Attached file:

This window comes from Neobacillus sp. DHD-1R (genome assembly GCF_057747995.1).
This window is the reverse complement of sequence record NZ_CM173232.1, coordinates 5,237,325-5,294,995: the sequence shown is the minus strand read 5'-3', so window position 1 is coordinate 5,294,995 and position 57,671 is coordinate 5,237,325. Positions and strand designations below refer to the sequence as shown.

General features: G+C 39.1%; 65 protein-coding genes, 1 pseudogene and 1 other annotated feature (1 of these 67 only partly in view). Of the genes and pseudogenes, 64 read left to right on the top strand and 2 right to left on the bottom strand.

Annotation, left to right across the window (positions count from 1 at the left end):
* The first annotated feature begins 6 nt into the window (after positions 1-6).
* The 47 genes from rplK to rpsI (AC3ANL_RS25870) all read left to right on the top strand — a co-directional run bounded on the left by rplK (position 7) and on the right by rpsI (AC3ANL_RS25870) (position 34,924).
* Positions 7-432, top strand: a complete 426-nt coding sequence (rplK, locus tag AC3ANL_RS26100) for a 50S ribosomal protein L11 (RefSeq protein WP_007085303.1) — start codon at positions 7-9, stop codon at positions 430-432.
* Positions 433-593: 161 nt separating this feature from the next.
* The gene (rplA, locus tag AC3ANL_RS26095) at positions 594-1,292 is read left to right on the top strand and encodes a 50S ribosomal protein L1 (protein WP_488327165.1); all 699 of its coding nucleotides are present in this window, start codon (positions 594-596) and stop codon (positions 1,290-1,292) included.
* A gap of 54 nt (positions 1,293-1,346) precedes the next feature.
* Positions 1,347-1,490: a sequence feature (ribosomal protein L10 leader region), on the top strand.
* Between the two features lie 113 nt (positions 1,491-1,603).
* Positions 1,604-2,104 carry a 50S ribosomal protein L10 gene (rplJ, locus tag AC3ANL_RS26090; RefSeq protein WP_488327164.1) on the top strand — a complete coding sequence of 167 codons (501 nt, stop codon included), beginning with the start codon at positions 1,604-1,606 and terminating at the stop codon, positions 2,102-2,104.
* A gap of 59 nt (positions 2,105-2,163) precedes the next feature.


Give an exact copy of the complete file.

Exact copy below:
This window comes from Neobacillus sp. DHD-1R (genome assembly GCF_057747995.1).
This window is the reverse complement of sequence record NZ_CM173232.1, coordinates 5,237,325-5,294,995: the sequence shown is the minus strand read 5'-3', so window position 1 is coordinate 5,294,995 and position 57,671 is coordinate 5,237,325. Positions and strand designations below refer to the sequence as shown.

General features: G+C 39.1%; 65 protein-coding genes, 1 pseudogene and 1 other annotated feature (1 of these 67 only partly in view). Of the genes and pseudogenes, 64 read left to right on the top strand and 2 right to left on the bottom strand.

Annotation, left to right across the window (positions count from 1 at the left end):
* The first annotated feature begins 6 nt into the window (after positions 1-6).
* The 47 genes from rplK to rpsI (AC3ANL_RS25870) all read left to right on the top strand — a co-directional run bounded on the left by rplK (position 7) and on the right by rpsI (AC3ANL_RS25870) (position 34,924).
* Positions 7-432, top strand: a complete 426-nt coding sequence (rplK, locus tag AC3ANL_RS26100) for a 50S ribosomal protein L11 (RefSeq protein WP_007085303.1) — start codon at positions 7-9, stop codon at positions 430-432.
* Positions 433-593: 161 nt separating this feature from the next.
* The gene (rplA, locus tag AC3ANL_RS26095) at positions 594-1,292 is read left to right on the top strand and encodes a 50S ribosomal protein L1 (protein WP_488327165.1); all 699 of its coding nucleotides are present in this window, start codon (positions 594-596) and stop codon (positions 1,290-1,292) included.
* A gap of 54 nt (positions 1,293-1,346) precedes the next feature.
* Positions 1,347-1,490: a sequence feature (ribosomal protein L10 leader region), on the top strand.
* Between the two features lie 113 nt (positions 1,491-1,603).
* Positions 1,604-2,104 carry a 50S ribosomal protein L10 gene (rplJ, locus tag AC3ANL_RS26090; RefSeq protein WP_488327164.1) on the top strand — a complete coding sequence of 167 codons (501 nt, stop codon included), beginning with the start codon at positions 1,604-1,606 and terminating at the stop codon, positions 2,102-2,104.
* A gap of 59 nt (positions 2,105-2,163) precedes the next feature.